October 2008 - ERA Section: Gov’t Affairs

The Politics of DRTV: Ask not what your infomercial can do for you,
ask what it can do for your country.

By Tomiyo Turner

Only 60 years ago, candidates’ political platforms were articulated mostly in long speeches. Just 40 years ago, the majority of political advertisements were five minutes in length. Despite what is arguably an increasingly complex political system, voters are drawing heavily on 15- to 30-second television advertisements to make their decisions in November. This is creating an information gap that keeps many potential swing voters at home, underutilizes the potential of political advertising and prevents more informed political debate.

But things should, and might, be changing soon. Sen. Barack Obama has aired the first long-form ad of this Presidential campaign. Although the Obama campaign has been clear that they are only trying out this method, both candidates should invest in a solid long-form strategy to supplement other advertising. Each type of advertisement has the potential to reach different types of voters and therefore, maximize support.

However, long-form advertising has special potential in the political arena. In political advertising, it is important to be especially cost-effective and to seek out a specific audience. By using long-form advertising that is targeted to address the particular concerns of a more regional audience, candidates may be able to garner votes in nearly every constituency without spending nearly as much as they would using more traditional media buys. Political long-form advertisements would be less expensive to produce than product-based advertisements, because they can use pre-recorded footage from campaign events.

Another major benefit of long-form advertising is the special ability to target first-time or infrequent voters. A study conducted by the American National Election Studies group at Stanford and the University of Michigan demonstrated that in 2004, 60 percent of voters felt the issues were too complex to understand. Perceived lack of information is one of the greatest barriers to voter participation, and if candidates can make a persuasive case that supplies basic information about the issues, they might more successfully mobilize their supporters.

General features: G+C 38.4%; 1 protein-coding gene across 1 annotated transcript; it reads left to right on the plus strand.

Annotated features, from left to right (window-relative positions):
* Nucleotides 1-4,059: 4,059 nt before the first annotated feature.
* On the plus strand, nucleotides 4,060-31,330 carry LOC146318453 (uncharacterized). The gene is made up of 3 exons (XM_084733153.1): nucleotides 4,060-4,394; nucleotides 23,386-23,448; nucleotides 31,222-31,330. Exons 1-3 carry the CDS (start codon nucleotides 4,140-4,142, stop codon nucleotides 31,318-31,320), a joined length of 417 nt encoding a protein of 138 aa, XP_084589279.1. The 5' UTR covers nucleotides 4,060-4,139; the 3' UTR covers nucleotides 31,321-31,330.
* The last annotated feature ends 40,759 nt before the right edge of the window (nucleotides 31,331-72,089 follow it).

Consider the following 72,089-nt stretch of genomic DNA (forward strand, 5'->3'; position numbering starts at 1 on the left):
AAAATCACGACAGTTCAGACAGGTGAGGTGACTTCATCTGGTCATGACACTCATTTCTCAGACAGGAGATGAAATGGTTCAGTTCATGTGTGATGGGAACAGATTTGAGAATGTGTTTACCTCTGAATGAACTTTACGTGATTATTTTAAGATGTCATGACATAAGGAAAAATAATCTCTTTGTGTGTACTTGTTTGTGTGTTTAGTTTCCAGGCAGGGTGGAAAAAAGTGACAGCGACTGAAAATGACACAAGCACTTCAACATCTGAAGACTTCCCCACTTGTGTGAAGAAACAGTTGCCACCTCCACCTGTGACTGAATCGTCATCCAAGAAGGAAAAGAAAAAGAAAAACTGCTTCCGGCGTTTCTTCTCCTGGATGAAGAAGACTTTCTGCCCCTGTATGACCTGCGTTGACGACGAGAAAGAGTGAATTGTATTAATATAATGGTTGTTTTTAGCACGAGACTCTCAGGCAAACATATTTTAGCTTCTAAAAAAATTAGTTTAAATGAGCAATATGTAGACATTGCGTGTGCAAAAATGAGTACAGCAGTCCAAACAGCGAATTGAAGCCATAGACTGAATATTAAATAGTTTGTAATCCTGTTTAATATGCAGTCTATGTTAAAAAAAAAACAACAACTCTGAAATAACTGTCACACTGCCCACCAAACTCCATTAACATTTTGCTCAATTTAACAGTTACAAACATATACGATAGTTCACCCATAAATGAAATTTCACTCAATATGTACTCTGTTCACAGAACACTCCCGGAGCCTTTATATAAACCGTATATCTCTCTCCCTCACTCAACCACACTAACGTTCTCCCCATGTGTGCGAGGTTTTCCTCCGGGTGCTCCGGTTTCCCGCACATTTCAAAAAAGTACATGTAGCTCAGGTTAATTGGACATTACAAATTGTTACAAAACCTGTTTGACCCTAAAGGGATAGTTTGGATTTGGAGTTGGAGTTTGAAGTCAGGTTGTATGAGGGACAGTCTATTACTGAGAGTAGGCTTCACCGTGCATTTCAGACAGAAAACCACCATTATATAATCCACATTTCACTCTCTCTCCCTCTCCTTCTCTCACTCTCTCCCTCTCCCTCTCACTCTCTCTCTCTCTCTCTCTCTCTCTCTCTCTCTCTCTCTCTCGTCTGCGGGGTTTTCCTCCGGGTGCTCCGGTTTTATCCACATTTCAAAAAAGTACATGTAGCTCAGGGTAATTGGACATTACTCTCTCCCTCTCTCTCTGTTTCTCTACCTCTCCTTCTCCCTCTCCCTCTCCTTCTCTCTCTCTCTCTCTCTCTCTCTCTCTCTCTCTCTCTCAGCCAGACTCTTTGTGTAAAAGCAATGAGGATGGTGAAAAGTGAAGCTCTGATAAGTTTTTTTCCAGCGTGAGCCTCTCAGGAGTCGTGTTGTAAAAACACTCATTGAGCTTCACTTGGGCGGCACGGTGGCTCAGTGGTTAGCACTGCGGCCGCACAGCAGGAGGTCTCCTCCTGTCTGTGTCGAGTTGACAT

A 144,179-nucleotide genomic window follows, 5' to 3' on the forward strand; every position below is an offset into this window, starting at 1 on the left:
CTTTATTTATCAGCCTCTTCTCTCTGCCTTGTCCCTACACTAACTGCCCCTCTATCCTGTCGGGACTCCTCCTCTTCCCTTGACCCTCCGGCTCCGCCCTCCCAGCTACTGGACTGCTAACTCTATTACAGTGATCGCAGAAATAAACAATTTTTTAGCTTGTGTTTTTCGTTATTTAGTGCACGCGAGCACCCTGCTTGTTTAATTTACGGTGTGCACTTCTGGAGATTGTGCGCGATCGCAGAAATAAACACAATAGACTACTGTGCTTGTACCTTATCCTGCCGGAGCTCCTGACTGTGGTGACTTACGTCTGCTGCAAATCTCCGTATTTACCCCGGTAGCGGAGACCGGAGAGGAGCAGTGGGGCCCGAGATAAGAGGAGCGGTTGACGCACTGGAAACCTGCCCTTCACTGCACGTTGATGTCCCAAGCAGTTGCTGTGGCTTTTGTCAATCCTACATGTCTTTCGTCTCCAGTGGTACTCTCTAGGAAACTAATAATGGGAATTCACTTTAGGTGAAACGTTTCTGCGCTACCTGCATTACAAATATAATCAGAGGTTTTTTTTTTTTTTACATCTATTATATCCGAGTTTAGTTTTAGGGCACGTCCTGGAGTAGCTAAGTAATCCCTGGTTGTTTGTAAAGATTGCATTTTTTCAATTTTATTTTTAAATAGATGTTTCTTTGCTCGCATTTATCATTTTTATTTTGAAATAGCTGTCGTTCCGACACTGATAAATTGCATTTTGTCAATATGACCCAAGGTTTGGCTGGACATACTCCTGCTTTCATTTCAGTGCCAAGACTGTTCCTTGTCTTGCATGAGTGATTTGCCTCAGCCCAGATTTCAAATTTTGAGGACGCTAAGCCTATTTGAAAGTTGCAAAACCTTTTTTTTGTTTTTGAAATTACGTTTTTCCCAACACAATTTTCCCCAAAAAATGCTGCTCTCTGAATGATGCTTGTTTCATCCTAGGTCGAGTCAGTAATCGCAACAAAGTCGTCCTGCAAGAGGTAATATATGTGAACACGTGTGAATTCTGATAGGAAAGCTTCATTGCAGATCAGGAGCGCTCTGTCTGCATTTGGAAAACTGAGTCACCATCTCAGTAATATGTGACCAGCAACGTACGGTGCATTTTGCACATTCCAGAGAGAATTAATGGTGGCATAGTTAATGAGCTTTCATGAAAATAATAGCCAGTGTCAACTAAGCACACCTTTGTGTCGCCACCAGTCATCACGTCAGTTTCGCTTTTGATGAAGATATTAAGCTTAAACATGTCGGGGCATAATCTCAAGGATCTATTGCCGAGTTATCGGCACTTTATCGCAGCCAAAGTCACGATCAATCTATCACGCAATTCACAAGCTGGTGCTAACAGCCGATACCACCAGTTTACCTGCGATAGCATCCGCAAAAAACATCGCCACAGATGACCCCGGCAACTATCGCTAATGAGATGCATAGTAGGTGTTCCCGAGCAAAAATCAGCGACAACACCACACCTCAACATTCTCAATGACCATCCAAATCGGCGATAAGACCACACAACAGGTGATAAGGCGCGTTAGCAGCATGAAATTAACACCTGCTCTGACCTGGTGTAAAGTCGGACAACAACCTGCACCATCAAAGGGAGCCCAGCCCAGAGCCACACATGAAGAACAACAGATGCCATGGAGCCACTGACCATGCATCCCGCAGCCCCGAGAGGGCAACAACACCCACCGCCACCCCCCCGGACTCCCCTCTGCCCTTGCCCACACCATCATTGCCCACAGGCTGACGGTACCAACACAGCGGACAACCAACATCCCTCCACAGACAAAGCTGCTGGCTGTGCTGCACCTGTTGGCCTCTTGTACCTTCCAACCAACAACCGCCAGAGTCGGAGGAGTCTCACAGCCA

Further, long-form advertisements reach an especially valuable audience. Views of long-form advertisements are more likely to be female and are more educated than average.
According to the Center for American Women and Politics, 60 percent of undecided likely voters in October of 2004, were female. Targeting women even late in the election may provide a significant change close to the election.

Long-form ads might also be able to capitalize on the decision-making process that voters actually use. Samuel Popkin, a political scientist influential in the development of rational choice theory, says that voters economize on information and resolve uncertainty by looking to experts. By utilizing commentary from experts in issue areas, candidates may be able to convince voters that their policy positions are the best.

Spot advertisements, by contrast, do not have this type of influence. Only extremely well-known individuals will be able to create this effect in a short form. A long-form format gives time to develop the credibility and explain the credentials of a less-known expert.

The long-form advertisement meets two major needs in our political system: It could enliven the political debate and raise the level of political awareness.

Tomiyo Turner works in ERA’s government affairs department. She can be reached at (703) 908-1022, or via e-mail at [email protected].

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